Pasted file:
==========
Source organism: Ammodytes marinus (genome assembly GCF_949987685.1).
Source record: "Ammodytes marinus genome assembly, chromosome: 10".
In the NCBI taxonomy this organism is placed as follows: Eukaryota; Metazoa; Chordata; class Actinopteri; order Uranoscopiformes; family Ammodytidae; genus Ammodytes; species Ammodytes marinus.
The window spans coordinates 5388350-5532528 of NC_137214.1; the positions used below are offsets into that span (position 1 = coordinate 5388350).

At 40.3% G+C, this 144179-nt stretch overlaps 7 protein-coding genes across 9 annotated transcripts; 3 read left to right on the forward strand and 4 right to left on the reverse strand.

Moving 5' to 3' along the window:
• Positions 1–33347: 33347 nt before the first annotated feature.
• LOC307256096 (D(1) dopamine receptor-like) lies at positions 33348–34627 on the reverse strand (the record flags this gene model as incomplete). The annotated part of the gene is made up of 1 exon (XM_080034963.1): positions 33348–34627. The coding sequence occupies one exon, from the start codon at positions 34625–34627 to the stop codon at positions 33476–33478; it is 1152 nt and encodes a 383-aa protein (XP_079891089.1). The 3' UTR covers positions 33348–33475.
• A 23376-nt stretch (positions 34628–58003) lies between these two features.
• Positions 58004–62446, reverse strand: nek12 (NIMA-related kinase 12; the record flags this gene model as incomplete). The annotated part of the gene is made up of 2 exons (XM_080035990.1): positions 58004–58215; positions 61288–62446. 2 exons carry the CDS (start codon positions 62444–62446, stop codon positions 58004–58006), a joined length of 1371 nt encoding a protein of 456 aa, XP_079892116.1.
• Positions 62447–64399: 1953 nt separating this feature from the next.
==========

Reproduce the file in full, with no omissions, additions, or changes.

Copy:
Source organism: Ammodytes marinus (genome assembly GCF_949987685.1).
Source record: "Ammodytes marinus genome assembly, chromosome: 10".
In the NCBI taxonomy this organism is placed as follows: Eukaryota; Metazoa; Chordata; class Actinopteri; order Uranoscopiformes; family Ammodytidae; genus Ammodytes; species Ammodytes marinus.
The window spans coordinates 5388350-5532528 of NC_137214.1; the positions used below are offsets into that span (position 1 = coordinate 5388350).

At 40.3% G+C, this 144179-nt stretch overlaps 7 protein-coding genes across 9 annotated transcripts; 3 read left to right on the forward strand and 4 right to left on the reverse strand.

Moving 5' to 3' along the window:
• Positions 1–33347: 33347 nt before the first annotated feature.
• LOC307256096 (D(1) dopamine receptor-like) lies at positions 33348–34627 on the reverse strand (the record flags this gene model as incomplete). The annotated part of the gene is made up of 1 exon (XM_080034963.1): positions 33348–34627. The coding sequence occupies one exon, from the start codon at positions 34625–34627 to the stop codon at positions 33476–33478; it is 1152 nt and encodes a 383-aa protein (XP_079891089.1). The 3' UTR covers positions 33348–33475.
• A 23376-nt stretch (positions 34628–58003) lies between these two features.
• Positions 58004–62446, reverse strand: nek12 (NIMA-related kinase 12; the record flags this gene model as incomplete). The annotated part of the gene is made up of 2 exons (XM_080035990.1): positions 58004–58215; positions 61288–62446. 2 exons carry the CDS (start codon positions 62444–62446, stop codon positions 58004–58006), a joined length of 1371 nt encoding a protein of 456 aa, XP_079892116.1.
• Positions 62447–64399: 1953 nt separating this feature from the next.